"Processed" soy

It always irks me when I see that term being tossed around casually. Why? For one thing, it makes the assumption that all processing is necessarily bad. For another, it makes the assumption that the processing is being done by someone over whom we have no oversight. I hope, in this post, to gently correct some of those assumptions, and maybe shed some light on things.

First and foremost is the assumption that all processing is necessarily bad. It's not. Processing is taking something in its raw state, and doing things to it to make it more palatable. Grinding coconuts in a blender with water, then squeezing out the milk is processing it. Cutting vegetables, soaking them in a vinegar-water-spice solution, then letting it ferment for a few weeks is extensive processing. You've changed the nature of the vegetable completely, you've created different chemical compounds in the surounding liquid, and you've massively extended the shelf life of said vegetable. Is that automatically a bad thing?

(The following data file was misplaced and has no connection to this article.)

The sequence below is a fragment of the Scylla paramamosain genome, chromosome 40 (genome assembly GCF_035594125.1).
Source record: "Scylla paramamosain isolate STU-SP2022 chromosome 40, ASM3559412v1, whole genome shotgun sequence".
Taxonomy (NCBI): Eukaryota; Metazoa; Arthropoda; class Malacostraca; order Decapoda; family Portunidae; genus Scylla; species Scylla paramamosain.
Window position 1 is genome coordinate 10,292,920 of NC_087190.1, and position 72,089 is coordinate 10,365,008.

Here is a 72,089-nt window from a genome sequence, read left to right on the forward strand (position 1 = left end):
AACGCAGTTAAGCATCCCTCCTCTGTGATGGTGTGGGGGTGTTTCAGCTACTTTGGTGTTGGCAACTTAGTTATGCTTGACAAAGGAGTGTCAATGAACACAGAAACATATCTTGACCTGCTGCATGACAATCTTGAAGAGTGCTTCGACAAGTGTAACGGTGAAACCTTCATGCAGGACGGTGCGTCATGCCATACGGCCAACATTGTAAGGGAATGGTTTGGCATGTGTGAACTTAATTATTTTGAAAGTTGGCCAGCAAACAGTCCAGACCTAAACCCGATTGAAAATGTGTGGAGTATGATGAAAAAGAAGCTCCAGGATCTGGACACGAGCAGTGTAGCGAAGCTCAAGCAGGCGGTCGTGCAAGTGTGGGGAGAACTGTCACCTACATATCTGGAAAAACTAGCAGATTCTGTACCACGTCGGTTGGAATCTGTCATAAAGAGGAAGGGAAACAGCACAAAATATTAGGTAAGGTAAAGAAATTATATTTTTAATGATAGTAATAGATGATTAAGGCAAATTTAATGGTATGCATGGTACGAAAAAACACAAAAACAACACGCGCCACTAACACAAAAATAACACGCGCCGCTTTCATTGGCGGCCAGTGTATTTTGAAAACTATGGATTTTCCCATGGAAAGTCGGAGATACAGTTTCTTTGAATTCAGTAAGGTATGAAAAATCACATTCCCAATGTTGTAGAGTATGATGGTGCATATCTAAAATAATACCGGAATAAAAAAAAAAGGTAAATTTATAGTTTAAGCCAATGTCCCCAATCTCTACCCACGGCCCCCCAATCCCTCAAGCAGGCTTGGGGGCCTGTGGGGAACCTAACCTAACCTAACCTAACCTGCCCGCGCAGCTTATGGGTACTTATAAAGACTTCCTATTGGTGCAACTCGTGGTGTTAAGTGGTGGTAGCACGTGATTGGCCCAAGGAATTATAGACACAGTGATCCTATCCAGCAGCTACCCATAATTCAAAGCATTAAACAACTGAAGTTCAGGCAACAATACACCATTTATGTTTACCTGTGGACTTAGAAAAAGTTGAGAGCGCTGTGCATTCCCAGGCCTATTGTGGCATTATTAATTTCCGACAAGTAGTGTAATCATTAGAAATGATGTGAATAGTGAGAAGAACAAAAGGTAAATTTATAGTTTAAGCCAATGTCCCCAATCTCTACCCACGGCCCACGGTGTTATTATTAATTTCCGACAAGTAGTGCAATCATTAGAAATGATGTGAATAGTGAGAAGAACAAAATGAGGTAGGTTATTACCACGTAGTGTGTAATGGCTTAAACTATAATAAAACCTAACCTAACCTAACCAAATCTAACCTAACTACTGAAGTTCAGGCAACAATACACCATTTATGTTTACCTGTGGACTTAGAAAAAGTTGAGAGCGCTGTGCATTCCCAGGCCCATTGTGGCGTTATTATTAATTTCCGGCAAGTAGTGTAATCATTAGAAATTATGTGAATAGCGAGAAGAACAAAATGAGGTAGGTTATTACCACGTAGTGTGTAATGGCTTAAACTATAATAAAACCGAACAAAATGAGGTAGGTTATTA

Another assumption is that all processing has to happen out of your eyes. This couldn't be further from the truth. We take raw ingredients (flour, vegetables, tofu, etc.), and make everything from scratch. That means that everything you see on the menu has been worked over by hand. So yes, the tofu goes through transformations. That's what makes tofu magical in the first place. But all of that "processing" goes on with the strict oversight of either Boss Man, myself, or Laura. Yes, it's processed soy, but it's our processed soy that we do ourselves.

What I'm trying to get at is that yes, we serve processed soy. But it's soy that we process ourselves, from the raw ingredients.
Post a Comment